• Use of spent mushroom substrate as biofertilizer and soil conditioner: the use of SMS as soil amendment has beneficial effects on soil fertility and structure. SMS presents a promising potential for substituting, at least partially, the use of mineral fertilizers in continuous crops and thus contributes at mitigating soil secondary salinization and acidification, and at avoiding nutrient imbalances and accumulation of toxic allelochemicals.

    Foto de la autora: aplicación del Sustrato Postcultivo de hongos en viticulturaPhoto of the author: application of the Spent Mushrooms Substrate in viticulture
  • Use of spent mushroom substrate for plant-disease control (biocontrol): The results so far indicate that SMS richness in antimicrobial compounds in concomitance with its natural microbiome, including organisms suppressing soil-borne plant pathogens, are essential prerequisites for developing relevant plant-disease control products. However, further experimentation, including evaluation in large-scale greenhouse and field trials, is required to fully benefit from that potential toward a solid sustainable agriculture model.

    In this field, we have been conducting trials for some time using A. bisporus compost teas to control some of the fungal diseases that affect its crops with promising results.
  • Effects of SMS on nutritional value and secondary metabolites production in plants:

    SMS application affects the content of secondary metabolites in plants.  Although the scientific data on the effects of SMS on the nutritional value of edible and medicinal plants are still limited, the available results reveal SMS potential to increase the content of specific elements and secondary metabolites in plants.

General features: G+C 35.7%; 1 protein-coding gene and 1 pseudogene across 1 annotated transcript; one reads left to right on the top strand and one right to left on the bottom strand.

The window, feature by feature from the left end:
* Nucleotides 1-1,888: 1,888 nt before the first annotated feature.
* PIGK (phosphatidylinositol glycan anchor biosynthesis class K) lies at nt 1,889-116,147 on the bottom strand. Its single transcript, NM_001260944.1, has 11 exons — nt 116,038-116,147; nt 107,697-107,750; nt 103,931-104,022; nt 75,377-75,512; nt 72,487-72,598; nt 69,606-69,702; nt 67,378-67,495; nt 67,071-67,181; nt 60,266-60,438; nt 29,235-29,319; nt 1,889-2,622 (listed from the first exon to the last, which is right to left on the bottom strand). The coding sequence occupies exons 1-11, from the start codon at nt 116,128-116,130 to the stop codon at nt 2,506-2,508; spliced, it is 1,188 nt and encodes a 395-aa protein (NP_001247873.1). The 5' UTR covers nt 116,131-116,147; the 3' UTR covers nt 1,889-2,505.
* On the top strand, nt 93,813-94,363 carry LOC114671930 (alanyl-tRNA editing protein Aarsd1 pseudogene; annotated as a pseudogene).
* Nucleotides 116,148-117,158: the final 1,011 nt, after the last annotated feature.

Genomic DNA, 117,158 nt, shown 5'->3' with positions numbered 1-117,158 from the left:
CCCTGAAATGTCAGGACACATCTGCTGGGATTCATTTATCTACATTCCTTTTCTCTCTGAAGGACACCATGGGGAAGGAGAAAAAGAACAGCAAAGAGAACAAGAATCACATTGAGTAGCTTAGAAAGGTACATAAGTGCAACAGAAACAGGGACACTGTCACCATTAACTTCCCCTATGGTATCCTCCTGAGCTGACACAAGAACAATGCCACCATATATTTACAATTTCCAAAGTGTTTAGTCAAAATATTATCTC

4.- Spent mushroom substrate as source of enzymes and bioactive compounds:

Producing enzymes (SMS is a source of various enzymes that can be recovered by extraction with different solvent systems. Furthermore, SMS can be used as substrate for the cultivation of enzyme-producing microorganisms) and different bioactive compounds (SMS contains bioactive compounds of different functionality and origin. The fungal mycelium contains polysaccharides, sterols, proteins, polyphenols, vitamins, and other bioactive molecules. Mycelial growth throughout the surrounding environment also results in the secretion of potentially useful bioactive compounds) is a reasonable way of SMS valorisation. SMS-derived enzymes are of interest in industrial sectors, such as brewing, baking, starch-processing, leather, and textile industries, as well as in bioremediation and the emerging biofuel and biorefinery business. SMS-derived bioactive molecules have also the potential for application in the pharmaceutical, biomedical, feed, and food sectors.

5.- Spent mushroom substrate valorisation as part of cascade use of plant biomass:

The generation of plant biomass resources by agriculture and forestry takes a long time and requires considerable land areas; thus, their utilization should be rational and efficient.